Cross Plains trip reports

Ed Blohm, Gary Romeo, and Dennis McHaney at REH Days 2007

As usual, I’m on the lookout for reminiscences, anecdotes, and photographs from all of you who attended Howard Days this year. With more things going on than any one person can cover, it really helps to get some different perspectives. Plus there are always choice one-liners and pithy observations that are remembered by some and forgotten by others.

Everyone who sends stuff in gets a free Limited Edition copy of the August issue (V4n4). So put all of those memories into an email and pop it over to Cimmerian Central. If you don’t, these two guys are going to come looking for you:

Scott Hall and Charles Gramlich at REH Days 2007

V4n3 heading your way


Within the next few days, at least. Until then, check out some excerpts here. For those of you who recoiled at the negativity inherent in the last issue, this one should serve as a welcome salve. Lots of food for thought. I daresay the Shovlin piece is arguably the single best thing on Solomon Kane ever written.

Some REH recommendations

At this year’s Howard Days I was struck by the quality of some of the publications debuting there, and thought I’d pass on my thoughts to the Howardian public.


Over the last year Damon Sasser, a good friend of The Cimmerian, has actively striven to improve his flagship publication REH: Two-Gun Raconteur in a variety of ways. From soliciting more thoughtful articles to starting a blog for Howard-related news, he’s taking the best that the 1970s fanzine heyday had to offer — lots of art, rare Howard originals — and fusing it with the more scholarly, serious tone of the modern era. I note that Damon has re-christened his magazine from “The Definitive Howard Fanzine” to “The Definitive Howard Journal.” A small change, but it hints at the subtle improvements quietly executed behind the scenes.

The result of all this tinkering is a blend and accessibility that no other Howard publication can match. For those who value rare Howard stories, poems, and fragments, the latest ish contains REH’s “A Touch of Color,” published previously only in the nearly impossible-to-find chapbook Pay Day. Canadian Charles Saunders, one of fantasy’s primordial black talents, brings his vast store of knowledge on African history to bear on Howard’s Hyborian Age. Danny Street tells you everything you’d want to know about Howard’s conception of the alluring, poisonous flower known as the Lotus. Morgan Holmes reviews a new Conan comic, and Cimmerian stalwarts Leon Nielsen and [redacted] fill out the issue with even more articles. The artists include recent Cimmerian Award winner and REHupa Official Editor Bill Cavalier.

Whether you are a comic-book loving, RPG-playing fan, or an academic intent on studying Howard as a classic American writer, there is something for you in REH: Two-Gun Raconteur #11.


There’s been a lot of bagging on the publications put out by the Robert E. Howard Foundation of late, but it looks as if things are turning around. This latest book, which was handed out to subscribers of the series at Howard Days, suffers from none of the deficiencies of A Rhyme of Salem Town and Other Poems. Well, I still blanch at the cover — comic book imagery, no matter how skilled, subliminally infantilizes the thoughts within, whereas a sepia-toned photograph would have lent an aura of Golden Age class and distinction to those same thoughts. But the book itself is meaty, well-formatted, and filled to the brim with previously unpublished REH.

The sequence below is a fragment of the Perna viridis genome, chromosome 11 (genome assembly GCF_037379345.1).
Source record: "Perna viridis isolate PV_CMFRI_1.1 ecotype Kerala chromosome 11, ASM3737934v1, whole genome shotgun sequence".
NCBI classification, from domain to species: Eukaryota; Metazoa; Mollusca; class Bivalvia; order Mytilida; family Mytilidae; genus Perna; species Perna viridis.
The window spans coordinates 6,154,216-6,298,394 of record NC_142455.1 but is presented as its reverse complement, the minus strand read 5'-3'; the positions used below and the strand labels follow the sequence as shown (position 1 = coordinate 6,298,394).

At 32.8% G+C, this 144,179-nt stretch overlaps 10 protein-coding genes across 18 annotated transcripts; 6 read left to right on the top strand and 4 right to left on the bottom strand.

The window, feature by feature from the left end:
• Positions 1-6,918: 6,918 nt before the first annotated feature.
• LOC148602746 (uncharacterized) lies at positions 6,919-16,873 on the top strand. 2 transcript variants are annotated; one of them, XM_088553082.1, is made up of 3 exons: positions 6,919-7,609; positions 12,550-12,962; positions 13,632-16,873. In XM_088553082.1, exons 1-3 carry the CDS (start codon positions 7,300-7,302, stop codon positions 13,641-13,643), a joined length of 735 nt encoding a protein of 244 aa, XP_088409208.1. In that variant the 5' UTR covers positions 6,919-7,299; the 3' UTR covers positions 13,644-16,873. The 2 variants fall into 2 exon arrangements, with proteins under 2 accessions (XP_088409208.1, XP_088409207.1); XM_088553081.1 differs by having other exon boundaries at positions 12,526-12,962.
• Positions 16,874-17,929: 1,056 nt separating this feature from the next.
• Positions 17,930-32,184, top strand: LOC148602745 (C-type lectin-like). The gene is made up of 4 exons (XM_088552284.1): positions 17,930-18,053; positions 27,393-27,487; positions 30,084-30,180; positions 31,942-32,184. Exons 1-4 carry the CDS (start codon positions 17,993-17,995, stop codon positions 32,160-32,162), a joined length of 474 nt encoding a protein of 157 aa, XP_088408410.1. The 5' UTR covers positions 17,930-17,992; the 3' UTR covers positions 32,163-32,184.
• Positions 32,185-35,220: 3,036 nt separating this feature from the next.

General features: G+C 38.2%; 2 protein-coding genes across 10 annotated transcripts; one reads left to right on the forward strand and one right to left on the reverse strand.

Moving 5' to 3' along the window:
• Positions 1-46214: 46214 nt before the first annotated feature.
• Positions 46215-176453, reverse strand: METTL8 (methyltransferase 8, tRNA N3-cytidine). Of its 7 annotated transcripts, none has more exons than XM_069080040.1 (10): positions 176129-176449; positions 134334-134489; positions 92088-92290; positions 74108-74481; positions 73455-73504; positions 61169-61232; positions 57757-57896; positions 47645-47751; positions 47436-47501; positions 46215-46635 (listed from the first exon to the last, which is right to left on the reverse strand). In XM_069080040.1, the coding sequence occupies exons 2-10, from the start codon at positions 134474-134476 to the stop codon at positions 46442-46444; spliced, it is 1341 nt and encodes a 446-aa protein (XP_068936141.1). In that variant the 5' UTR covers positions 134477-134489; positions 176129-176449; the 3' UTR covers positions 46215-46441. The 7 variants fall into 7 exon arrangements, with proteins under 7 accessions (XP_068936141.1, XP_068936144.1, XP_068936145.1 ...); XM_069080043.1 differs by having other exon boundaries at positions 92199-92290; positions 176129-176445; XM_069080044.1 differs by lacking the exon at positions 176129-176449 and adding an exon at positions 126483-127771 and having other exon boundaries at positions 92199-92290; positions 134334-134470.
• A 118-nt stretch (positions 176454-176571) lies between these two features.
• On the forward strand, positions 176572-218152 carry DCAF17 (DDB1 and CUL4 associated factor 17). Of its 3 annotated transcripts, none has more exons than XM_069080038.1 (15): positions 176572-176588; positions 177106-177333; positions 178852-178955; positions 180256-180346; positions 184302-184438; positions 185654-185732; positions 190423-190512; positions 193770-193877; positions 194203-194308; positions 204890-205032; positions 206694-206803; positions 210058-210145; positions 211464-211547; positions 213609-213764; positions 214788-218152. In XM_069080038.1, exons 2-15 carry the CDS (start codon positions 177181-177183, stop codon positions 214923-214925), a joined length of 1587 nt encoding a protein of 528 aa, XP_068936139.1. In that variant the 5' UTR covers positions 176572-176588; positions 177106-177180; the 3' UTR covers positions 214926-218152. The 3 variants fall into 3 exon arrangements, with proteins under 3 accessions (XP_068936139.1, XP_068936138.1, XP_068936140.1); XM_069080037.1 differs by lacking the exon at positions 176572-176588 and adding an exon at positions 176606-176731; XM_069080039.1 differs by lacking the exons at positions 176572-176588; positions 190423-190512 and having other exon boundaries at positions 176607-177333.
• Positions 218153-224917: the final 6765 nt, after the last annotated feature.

If you are the proud owner of the two-volumes of Necronomicon Press’ Selected Letters of REH, you frankly will be astounded by all of the new material on display here. The claim made by Robert M. Price in the Introduction to Volume 2 of Necro’s Selected Letters — that, unlike Lovecraft, Howard fails to reveal his true personality in his correspondence — is destroyed once and for all in a flurry of new revelations and insights into the mind of the Father of Sword-and-Sorcery. And to think that this treasure chest of riches in only the first of three set to appear this year. It’s an achievement.

My guess is that by the time this project is finished, REH’s three volumes of correspondence will have opened up as many doors to further study as Lovecraft’s five-volume series did back in the day. The publication of such a project, and the intrinsic fascination of the letters within, is a massive confirmation of Howard’s value and interest as an author worthy of, and capable of absorbing and rewarding, serious study. This is the kind of thing that tends to shake loose all kinds of scholarship that would otherwise never have been written. It’s a galvanizing force in the field, and I predict that old and new Howard fans alike will find much within these books that will spur them on to new explorations of the Texan’s fiction.

The mental picture we have of Howard is about to become much richer and more complex, exactly as Lovecraft’s did when his own letters were published. Howard’s was a serious, thoughtful, brilliant mind, and learning about how his personal life and experiences crept into (and often overwhelmed) his fiction can only improve one’s evaluation of his artistry. The snide criticisms and flippant dismissals of yesteryear keep looking sillier and sillier in the face of such books.